Today’s post comes from guest author Leonard Jernigan, from The Jernigan Law Firm.
A U.S. federal judge recently ruled that a ride-sharing service must face a lawsuit alleging that the company has been pocketing tips meant for the drivers (Detroit Free Press, September 19, 2014). Uber Technologies is a smartphone-summoned car service based in San Francisco that has been charging a 20% surcharge on rides. Uber was founded in 2009 and is currently in 35 countries and more than 100 cities. It is valued at $18.2 billion and is the most valued ventured-back company in the world.
Filed in January, the class-action suit alleges that Uber has been keeping a “substantial portion” of the gratuity as additional revenue rather than sharing with its drivers. This lawsuit also accuses the company of misleading customers about the true cost of its service. The complaint characterizes Uber’s practice as unfair and deceptive because Uber keeps most of the surcharge and it’s not a gratuity.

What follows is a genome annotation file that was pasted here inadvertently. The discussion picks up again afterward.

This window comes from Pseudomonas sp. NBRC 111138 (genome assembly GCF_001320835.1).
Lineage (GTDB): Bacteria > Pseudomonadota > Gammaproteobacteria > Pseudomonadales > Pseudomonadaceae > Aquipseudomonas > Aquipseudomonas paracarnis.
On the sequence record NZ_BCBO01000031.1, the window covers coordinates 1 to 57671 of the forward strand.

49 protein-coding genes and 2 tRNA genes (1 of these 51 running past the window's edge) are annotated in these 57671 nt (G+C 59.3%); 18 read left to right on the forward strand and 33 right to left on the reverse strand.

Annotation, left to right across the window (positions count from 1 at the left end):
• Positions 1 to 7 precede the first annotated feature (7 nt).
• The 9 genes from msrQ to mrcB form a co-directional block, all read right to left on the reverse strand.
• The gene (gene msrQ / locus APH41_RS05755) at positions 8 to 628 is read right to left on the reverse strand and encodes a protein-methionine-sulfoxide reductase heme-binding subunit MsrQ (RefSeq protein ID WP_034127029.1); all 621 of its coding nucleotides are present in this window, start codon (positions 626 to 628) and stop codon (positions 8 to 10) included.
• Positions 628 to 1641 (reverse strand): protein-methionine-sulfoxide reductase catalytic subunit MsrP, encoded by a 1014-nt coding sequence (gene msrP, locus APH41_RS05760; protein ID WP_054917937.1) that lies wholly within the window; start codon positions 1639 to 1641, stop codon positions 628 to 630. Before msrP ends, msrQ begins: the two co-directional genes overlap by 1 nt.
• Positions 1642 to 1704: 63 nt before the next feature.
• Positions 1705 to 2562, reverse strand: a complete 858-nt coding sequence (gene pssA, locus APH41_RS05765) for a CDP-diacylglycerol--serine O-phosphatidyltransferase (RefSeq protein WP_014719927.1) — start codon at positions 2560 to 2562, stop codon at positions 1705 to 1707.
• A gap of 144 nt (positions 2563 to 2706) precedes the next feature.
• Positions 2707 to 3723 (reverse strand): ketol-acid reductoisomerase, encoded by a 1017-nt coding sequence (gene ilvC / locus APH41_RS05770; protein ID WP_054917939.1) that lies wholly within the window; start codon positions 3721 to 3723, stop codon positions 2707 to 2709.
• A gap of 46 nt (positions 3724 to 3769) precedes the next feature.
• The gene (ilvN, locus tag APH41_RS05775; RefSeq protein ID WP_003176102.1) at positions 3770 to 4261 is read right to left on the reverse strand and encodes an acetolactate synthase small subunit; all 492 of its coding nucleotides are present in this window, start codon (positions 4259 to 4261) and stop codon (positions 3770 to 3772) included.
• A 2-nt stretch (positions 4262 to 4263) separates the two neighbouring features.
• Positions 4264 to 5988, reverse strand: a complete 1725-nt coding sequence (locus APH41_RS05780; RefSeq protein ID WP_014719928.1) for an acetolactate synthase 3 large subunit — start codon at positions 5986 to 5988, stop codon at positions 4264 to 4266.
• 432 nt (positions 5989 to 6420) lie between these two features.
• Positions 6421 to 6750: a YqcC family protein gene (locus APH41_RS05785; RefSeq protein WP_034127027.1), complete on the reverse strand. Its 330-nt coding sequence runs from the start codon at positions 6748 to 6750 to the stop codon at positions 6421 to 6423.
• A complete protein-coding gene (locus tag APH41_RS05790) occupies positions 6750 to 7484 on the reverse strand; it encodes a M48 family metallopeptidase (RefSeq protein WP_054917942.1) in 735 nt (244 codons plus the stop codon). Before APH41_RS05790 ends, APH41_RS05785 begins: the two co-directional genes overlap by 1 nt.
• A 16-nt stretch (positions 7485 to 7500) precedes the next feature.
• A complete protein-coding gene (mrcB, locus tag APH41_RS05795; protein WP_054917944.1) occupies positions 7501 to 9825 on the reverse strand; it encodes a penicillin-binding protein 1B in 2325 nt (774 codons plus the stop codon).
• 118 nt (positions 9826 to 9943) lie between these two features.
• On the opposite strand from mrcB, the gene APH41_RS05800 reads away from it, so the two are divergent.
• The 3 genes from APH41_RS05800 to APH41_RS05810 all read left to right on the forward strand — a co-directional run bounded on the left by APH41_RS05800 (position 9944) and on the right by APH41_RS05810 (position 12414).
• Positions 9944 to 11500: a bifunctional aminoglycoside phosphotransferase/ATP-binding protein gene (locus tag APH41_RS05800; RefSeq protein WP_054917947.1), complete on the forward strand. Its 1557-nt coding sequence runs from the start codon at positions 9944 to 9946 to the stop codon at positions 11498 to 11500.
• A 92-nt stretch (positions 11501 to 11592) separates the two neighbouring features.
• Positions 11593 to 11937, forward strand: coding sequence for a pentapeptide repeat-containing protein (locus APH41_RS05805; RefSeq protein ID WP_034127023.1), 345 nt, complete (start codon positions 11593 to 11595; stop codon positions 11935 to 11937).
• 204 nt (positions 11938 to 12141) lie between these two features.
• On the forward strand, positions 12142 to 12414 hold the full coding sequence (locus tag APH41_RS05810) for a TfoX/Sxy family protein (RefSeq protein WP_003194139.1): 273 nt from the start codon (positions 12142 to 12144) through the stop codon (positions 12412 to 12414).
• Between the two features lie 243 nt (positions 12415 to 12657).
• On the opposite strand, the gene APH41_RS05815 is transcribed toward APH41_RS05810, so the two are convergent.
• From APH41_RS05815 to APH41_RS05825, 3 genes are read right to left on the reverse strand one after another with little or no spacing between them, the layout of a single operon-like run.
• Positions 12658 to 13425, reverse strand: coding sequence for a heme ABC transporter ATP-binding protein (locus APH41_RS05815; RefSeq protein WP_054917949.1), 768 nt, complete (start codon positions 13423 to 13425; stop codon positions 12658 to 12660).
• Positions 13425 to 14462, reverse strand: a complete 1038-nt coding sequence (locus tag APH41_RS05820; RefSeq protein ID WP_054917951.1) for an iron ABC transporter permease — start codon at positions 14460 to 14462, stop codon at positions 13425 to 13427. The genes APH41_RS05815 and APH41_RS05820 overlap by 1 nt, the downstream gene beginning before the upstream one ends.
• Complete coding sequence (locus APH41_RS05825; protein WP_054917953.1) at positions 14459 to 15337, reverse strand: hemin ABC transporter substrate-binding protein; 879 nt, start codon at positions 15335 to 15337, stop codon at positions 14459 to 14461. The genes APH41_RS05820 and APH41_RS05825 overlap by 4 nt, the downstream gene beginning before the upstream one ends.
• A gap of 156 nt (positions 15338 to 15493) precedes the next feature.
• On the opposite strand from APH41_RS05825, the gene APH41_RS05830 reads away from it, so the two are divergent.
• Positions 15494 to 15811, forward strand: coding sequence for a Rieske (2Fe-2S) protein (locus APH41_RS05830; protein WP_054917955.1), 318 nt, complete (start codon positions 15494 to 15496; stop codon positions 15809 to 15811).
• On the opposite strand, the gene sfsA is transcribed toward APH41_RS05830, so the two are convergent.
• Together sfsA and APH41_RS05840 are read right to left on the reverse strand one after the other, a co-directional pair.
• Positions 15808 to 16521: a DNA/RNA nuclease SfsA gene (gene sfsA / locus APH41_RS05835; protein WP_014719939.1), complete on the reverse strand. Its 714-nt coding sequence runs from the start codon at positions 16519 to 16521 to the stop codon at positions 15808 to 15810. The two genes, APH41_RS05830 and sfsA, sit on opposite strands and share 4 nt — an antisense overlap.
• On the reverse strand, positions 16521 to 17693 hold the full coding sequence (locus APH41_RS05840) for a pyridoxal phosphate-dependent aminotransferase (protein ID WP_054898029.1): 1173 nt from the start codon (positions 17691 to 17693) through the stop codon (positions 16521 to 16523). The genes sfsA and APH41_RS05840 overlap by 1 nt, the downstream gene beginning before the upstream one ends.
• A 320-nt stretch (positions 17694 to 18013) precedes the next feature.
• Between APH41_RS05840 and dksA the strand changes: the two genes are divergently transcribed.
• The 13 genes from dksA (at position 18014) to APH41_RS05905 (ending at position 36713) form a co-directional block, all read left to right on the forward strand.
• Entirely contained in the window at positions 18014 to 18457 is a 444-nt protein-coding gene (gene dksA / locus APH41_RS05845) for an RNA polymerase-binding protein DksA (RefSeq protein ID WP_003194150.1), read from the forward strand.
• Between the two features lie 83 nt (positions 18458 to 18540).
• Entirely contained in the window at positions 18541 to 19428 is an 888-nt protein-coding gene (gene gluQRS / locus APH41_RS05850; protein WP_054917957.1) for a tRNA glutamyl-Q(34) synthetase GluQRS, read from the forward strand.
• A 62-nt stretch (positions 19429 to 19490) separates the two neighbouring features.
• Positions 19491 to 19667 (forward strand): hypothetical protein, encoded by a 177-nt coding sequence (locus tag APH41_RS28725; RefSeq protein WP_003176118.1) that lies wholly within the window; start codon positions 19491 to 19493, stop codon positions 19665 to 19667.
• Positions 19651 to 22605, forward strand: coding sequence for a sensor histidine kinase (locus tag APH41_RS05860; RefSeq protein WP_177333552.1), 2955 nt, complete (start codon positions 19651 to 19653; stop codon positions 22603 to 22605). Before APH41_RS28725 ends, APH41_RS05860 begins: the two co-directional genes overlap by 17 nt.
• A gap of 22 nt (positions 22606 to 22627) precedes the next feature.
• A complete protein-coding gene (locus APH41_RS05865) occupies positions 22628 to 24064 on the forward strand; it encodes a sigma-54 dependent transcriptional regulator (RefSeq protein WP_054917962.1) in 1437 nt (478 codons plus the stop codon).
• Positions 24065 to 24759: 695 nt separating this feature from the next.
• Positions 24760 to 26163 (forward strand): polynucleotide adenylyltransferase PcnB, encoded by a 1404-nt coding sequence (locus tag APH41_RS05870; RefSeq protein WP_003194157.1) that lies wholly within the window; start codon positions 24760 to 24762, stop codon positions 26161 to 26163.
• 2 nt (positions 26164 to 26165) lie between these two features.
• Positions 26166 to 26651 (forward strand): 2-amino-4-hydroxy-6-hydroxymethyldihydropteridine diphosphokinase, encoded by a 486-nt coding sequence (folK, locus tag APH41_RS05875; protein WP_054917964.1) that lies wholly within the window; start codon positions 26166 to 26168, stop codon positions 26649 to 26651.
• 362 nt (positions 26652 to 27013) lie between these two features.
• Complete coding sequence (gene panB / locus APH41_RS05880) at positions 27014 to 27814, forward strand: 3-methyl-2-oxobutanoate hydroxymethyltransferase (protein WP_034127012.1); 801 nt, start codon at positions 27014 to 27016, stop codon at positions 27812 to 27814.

Uber, Lyft and other car-booking companies have been facing a growing number of legal challenges. In Chicago, cab drivers sued the city claiming that these smartphone-summoned services are not subject to the same regulations governing conventional taxi companies. In Connecticut, Uber and Lyft have also been accused of racketeering by taxi and livery operators who accuse the companies of preying on established businesses and cutting legal corners by partnering with affiliated drivers instead of owning cars. That way, these companies claim they are different from taxi dispatchers and shouldn’t be forced to comply with existing regulations, such as driver background checks and liability insurance.
Prior results do not guarantee outcomes.